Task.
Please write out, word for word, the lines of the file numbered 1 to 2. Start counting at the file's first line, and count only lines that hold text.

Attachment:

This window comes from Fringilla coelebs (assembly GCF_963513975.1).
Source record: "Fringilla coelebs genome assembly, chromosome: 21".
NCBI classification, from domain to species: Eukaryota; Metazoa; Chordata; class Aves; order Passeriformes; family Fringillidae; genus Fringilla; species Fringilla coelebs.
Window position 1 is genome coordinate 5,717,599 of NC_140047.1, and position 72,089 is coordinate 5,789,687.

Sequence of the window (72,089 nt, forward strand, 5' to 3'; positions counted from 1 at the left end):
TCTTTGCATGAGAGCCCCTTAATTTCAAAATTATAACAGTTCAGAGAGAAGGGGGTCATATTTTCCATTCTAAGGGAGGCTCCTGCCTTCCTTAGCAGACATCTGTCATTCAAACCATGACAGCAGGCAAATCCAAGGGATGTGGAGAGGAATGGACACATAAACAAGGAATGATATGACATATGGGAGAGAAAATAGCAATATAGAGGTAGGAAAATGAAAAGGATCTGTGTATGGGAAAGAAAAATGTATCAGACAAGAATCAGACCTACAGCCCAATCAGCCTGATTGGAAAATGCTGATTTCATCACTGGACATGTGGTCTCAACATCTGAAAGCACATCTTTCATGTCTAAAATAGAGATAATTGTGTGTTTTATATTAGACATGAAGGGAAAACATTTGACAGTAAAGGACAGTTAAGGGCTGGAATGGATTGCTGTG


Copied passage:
This window comes from Fringilla coelebs (assembly GCF_963513975.1).
Source record: "Fringilla coelebs genome assembly, chromosome: 21".